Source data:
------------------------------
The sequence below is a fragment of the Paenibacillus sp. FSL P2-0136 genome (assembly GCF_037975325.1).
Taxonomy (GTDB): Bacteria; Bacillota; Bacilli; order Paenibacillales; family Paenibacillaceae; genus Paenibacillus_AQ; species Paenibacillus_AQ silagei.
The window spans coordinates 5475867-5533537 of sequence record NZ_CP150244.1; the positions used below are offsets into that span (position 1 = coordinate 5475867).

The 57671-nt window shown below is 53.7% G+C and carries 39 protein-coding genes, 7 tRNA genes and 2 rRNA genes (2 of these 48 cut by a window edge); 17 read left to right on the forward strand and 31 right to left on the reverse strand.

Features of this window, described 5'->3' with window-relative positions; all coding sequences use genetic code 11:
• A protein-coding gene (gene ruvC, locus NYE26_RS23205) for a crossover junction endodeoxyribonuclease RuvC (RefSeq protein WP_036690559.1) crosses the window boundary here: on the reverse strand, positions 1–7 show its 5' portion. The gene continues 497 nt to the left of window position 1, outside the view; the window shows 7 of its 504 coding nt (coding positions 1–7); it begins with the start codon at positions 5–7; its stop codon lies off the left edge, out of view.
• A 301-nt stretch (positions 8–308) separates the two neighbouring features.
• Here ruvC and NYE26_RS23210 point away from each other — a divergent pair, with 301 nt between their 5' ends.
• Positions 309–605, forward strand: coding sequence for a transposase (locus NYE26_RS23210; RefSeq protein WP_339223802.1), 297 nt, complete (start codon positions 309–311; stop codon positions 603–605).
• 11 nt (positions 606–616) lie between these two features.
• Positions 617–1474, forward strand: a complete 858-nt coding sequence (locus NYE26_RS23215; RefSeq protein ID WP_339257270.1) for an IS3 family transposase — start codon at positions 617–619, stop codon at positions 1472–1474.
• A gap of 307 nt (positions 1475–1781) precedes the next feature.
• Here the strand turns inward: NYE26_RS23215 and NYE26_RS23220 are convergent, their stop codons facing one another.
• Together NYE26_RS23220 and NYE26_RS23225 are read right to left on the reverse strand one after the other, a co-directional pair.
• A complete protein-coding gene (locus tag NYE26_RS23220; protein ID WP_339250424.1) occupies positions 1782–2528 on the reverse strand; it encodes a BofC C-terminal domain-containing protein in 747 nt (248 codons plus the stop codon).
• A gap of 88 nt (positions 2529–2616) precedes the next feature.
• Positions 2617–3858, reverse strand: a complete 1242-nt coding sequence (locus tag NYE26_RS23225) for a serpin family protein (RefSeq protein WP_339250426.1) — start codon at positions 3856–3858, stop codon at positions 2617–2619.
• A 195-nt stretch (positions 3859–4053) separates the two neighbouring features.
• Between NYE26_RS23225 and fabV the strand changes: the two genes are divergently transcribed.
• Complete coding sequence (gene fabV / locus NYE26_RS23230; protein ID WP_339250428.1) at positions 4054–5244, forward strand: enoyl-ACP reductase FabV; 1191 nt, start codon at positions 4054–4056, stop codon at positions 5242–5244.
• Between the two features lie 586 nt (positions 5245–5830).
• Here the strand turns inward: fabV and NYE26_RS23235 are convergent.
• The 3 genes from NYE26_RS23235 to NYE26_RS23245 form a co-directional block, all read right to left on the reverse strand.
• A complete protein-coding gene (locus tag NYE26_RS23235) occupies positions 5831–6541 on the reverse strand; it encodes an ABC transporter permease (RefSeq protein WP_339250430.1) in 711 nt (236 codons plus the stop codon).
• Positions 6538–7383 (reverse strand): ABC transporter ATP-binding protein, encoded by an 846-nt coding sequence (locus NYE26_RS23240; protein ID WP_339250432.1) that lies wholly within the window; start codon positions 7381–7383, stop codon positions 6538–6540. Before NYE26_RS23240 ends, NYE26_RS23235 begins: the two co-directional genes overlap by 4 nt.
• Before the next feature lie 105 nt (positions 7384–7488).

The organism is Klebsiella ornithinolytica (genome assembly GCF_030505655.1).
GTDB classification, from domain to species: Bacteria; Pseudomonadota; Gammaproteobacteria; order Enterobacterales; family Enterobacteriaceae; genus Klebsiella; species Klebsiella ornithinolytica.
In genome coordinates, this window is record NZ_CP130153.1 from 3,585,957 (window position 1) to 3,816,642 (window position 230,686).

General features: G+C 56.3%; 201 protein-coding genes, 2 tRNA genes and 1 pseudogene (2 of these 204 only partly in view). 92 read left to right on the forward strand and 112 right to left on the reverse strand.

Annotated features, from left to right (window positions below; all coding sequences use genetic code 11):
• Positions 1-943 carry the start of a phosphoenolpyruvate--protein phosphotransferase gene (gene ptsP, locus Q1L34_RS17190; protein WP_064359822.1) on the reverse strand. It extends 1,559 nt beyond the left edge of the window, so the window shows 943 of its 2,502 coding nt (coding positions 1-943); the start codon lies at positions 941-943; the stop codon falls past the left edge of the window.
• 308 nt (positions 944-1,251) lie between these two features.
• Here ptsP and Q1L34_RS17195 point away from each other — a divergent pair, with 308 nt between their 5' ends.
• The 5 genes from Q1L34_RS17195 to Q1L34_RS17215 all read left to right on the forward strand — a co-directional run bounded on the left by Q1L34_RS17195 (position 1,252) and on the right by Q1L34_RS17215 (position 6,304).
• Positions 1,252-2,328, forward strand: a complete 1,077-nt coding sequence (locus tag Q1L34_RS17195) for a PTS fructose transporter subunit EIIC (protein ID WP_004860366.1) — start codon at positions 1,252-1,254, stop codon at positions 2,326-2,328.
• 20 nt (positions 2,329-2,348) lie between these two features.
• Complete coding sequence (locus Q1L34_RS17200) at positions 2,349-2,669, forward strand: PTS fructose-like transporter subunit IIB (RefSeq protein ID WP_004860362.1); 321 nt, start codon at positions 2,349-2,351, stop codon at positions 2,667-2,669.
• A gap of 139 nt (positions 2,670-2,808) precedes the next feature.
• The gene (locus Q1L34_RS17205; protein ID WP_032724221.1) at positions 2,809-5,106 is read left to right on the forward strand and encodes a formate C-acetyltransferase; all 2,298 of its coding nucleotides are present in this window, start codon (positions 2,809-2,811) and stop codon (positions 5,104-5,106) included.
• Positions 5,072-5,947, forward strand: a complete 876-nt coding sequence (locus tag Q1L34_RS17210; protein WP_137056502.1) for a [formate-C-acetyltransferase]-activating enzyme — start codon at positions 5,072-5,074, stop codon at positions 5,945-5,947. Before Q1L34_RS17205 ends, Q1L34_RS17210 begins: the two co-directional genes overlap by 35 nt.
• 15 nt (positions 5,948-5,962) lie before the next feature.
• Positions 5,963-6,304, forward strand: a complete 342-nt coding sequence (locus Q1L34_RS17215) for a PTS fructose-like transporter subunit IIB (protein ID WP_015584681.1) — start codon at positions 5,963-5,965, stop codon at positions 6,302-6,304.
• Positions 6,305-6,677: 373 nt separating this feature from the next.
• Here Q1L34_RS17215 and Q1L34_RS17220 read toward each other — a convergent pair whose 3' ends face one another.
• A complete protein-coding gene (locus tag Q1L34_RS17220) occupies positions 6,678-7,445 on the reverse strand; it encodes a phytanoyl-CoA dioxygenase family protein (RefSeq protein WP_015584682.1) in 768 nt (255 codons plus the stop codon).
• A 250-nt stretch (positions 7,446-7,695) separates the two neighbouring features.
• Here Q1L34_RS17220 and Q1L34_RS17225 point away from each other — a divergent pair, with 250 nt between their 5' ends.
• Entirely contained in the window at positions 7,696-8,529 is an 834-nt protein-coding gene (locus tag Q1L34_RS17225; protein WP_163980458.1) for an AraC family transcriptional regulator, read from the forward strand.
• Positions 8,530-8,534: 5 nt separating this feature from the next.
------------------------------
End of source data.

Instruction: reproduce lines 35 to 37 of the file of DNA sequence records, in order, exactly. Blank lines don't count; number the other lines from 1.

• The 5 genes from Q1L34_RS17195 to Q1L34_RS17215 all read left to right on the forward strand — a co-directional run bounded on the left by Q1L34_RS17195 (position 1,252) and on the right by Q1L34_RS17215 (position 6,304).
• Positions 1,252-2,328, forward strand: a complete 1,077-nt coding sequence (locus tag Q1L34_RS17195) for a PTS fructose transporter subunit EIIC (protein ID WP_004860366.1) — start codon at positions 1,252-1,254, stop codon at positions 2,326-2,328.
• 20 nt (positions 2,329-2,348) lie between these two features.